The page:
Companies currently providing footwear specifically designed for gamers include Puma, whose gaming footwear was designed to provide comfort, support, and grip to help gamers adapt to different gaming modes, and K-Swiss, a California-based company specializing in tennis court shoes that makes an esports performance sneaker offering comfort, versatility, and temperature control.

Opportunity: Although esport regulations may restrict athletes’ access to performance-enhancing products such as these during competition, integrating the use of these products during training could be a total game-changer in terms of the competitive edge during tournaments and an overall increase of gaming lifespan.

There is great potential to implement preventative strategies with footwear to support the physical functioning of esports athletes and counter the necessary sedentary positioning required to engage in their sport. The two examples are:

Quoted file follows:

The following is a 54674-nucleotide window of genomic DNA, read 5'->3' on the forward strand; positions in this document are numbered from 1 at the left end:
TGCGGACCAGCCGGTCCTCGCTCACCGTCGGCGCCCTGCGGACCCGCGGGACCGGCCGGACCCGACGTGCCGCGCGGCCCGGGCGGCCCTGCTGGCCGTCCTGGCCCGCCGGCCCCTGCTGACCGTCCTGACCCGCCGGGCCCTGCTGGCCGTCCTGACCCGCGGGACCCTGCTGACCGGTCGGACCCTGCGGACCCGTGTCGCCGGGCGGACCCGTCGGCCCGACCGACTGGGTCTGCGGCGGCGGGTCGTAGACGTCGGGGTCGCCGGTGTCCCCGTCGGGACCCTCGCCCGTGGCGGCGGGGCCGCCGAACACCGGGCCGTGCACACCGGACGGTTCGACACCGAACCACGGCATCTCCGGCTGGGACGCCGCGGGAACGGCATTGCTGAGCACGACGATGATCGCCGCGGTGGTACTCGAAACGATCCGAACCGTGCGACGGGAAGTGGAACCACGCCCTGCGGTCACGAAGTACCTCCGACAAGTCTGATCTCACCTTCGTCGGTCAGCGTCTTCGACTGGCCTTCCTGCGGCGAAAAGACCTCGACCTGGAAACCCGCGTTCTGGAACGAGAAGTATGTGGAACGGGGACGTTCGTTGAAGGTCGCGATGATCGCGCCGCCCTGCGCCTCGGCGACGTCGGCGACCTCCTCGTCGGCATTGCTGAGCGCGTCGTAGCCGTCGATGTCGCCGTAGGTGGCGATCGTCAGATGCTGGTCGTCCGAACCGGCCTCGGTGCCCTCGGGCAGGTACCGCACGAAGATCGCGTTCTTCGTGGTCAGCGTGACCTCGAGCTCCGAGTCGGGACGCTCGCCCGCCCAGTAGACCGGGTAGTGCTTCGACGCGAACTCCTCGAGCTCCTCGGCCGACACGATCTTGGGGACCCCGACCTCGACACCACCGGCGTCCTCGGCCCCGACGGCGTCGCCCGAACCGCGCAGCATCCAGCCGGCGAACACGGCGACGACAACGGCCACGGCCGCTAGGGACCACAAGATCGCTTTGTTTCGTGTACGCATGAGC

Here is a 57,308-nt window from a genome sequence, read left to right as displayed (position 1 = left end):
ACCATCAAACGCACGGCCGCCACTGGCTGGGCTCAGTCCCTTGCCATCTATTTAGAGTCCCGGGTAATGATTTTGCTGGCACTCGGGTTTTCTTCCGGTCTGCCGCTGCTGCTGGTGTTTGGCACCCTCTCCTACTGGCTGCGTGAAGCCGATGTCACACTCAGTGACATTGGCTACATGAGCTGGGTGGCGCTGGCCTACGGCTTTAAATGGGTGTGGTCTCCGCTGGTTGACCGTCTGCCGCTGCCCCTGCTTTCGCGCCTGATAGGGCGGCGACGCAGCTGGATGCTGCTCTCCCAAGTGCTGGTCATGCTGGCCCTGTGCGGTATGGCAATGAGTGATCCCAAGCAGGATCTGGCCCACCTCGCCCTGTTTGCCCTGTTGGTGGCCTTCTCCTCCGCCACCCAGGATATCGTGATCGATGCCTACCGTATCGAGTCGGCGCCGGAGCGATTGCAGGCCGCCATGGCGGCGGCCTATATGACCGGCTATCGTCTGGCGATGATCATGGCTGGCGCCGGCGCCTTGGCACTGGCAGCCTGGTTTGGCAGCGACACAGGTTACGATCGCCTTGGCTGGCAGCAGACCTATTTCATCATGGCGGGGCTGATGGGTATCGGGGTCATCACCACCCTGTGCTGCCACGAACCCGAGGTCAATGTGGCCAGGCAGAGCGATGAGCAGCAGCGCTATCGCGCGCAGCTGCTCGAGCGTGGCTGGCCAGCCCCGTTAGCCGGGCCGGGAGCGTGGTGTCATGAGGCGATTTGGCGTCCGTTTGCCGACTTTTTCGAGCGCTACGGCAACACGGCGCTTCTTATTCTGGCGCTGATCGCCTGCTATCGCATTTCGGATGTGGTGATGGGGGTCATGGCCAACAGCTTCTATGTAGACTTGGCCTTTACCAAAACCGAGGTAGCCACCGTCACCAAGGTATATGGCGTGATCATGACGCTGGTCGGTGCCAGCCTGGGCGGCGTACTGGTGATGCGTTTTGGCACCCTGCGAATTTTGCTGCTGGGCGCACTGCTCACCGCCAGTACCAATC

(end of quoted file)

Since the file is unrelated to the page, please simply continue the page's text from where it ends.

1. PowerLegs: PowerLegs by PowerFit Vibration And Acupressure System provides massage, stretch, active range of motion, and strengthening opportunities to promote circulation in the lower extremities.  These dynamic surfaces could be sold with shoes.
  2. Hammacher Schlemmer: The catalog company Hammacher Schlemmer offers circulation-improving leg wraps that facilitate circulation via alternating air compression and deflating to reduce swelling in the legs while seated. This technology could be used to develop an electronic compression shoe for athletes who are sitting for long periods of time at the computer.


To date, PreScouter only identified one example of a wearable marketed specifically for esports athletes. In the case of wearables, various technologies already exist that are marketed and utilized for different purposes, such as physical rehabilitation and general health and wellness. There is a huge opportunity to market such devices to the gaming community, which is prone to adopting novel technologies. 

Garmin makes an esports smartwatch designed to track and livestream biometric data via a dedicated esports activity function that analyzes heart rate and stress levels during matches, as well as spots long-term trends.